Morning Ethics Warm-Up, 10/23/2017: Oh, Lots Of Stuff…

Let’s clear the runway; flights are being delayed…

1 Please, somebody do me a favor and read Fattymoon’s Medium piece  on why he doesn’t comment here any more. Let me know what it says. I don’t know if it’s another “I hate Jack” web piece, but I have feelings too, and miles to go before I sleep. He should have posted it here, and assuming it is as quirky and thoughtful as many of Fatty’s posts were, I might have made it a Comment of the Day. Posting it elsewhere without a heads up is a Golden Rule breach.

2. Jamelle Bouie’s racialist demagoguery in Slate is an ongoing embarrassment to the once readable web-mag, and in a recent exchange on Twitter, he showed that he’s not too quick on the uptake either.  Tweeting about the planned hit job on the President plotted by Rep. Wilson and an angry, grieving anti-Trump Gold Star wife. Bouie wrote,

“Trump and the White House have an unmistakable pattern of going after prominent black women.”

Quick! Hands: who believes that if the Democratic Representative who accused the President of being  insulting on his condolence call had been a white male, Trump would have behaved any different? Anybody? This is Bouie personified: he will engage in race-baiting no matter how forced, unfair and absurd it is.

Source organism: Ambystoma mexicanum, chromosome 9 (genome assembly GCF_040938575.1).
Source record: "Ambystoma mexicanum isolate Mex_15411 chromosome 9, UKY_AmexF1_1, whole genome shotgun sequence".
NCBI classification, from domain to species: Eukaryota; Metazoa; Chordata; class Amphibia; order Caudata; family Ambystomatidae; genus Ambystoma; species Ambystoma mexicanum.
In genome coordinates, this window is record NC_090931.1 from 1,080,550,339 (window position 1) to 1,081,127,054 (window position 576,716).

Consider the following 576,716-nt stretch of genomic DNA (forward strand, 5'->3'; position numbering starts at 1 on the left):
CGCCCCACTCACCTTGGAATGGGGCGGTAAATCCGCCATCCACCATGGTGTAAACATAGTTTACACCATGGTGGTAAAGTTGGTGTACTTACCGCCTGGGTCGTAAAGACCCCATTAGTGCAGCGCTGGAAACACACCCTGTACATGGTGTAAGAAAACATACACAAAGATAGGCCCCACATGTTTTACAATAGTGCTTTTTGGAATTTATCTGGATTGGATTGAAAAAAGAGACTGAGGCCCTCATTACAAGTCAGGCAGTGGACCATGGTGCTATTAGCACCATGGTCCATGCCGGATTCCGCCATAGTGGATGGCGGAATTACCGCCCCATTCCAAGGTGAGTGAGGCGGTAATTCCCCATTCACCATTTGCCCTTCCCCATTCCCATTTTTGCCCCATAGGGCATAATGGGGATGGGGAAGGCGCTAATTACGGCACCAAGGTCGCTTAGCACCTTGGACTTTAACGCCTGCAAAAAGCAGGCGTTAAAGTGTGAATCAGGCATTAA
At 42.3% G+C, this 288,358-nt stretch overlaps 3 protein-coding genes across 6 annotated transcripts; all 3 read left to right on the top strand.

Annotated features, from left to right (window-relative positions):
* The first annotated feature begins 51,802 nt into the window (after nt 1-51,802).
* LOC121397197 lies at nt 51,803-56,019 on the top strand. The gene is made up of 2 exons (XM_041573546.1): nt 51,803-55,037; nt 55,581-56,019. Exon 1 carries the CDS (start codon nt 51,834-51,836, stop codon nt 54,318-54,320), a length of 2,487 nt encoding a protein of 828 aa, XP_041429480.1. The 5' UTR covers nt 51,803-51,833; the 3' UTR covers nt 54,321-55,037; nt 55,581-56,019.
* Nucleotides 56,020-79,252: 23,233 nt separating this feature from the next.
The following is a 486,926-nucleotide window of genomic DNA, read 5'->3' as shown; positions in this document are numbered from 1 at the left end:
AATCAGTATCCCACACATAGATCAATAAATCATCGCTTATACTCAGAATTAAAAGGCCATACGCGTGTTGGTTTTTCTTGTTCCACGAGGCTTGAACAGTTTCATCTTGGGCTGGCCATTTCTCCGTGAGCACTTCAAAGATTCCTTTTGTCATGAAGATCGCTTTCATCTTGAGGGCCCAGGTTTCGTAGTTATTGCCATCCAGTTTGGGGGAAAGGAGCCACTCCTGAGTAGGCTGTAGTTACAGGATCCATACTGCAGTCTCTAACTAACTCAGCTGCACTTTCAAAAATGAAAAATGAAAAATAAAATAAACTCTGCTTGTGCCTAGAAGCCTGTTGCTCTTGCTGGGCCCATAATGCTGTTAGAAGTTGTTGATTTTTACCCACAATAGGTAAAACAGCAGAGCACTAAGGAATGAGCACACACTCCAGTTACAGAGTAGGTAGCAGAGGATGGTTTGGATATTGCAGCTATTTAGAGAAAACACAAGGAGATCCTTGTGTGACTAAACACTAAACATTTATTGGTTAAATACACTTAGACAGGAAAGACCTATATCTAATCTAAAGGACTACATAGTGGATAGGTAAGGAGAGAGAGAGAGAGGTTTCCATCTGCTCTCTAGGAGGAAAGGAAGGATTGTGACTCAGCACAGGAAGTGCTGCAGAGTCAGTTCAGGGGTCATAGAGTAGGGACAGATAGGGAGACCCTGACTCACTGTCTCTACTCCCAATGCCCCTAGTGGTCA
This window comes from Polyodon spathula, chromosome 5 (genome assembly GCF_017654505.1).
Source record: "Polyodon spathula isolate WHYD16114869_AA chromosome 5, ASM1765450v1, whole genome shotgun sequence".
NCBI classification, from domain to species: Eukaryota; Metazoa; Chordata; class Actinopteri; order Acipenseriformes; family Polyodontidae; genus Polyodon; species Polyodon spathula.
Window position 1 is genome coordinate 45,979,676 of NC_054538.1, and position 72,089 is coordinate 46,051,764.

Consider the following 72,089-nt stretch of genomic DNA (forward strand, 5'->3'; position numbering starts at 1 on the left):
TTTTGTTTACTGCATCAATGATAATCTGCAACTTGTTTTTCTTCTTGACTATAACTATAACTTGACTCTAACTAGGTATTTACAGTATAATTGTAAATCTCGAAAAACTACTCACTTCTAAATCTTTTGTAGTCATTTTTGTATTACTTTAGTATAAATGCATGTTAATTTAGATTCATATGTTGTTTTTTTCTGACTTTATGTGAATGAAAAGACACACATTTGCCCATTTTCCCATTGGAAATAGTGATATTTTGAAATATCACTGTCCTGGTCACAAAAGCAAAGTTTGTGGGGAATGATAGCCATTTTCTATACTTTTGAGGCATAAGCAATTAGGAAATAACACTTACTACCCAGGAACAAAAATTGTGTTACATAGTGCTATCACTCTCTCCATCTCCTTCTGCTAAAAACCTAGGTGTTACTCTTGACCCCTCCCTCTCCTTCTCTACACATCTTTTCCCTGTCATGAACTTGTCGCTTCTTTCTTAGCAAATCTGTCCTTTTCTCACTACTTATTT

I’m not a Ben Shapiro fan, but the conservative pundit knows a hanging curveball in his wheelhouse when  he sees one. He responded,

“Yes, McCain, Hillary, Barack Obama, Cruz, Jeb!, Rosie O’Donnell, Kim Jung Un are all black women”

And he didn’t even mention Bob Corker!

Exposed, owned, embarrassed and squashed, a wiser, smarter progressive would know enough to shut up and allow his idiocy to be gently wiped from cultural memory by the sands of time…like in about ten minutes. But no, Bouie shoots back,

“Nice. A retweet from Honest Conservative Ben “The genocide of Native people’s was Actually Good” Shapiro”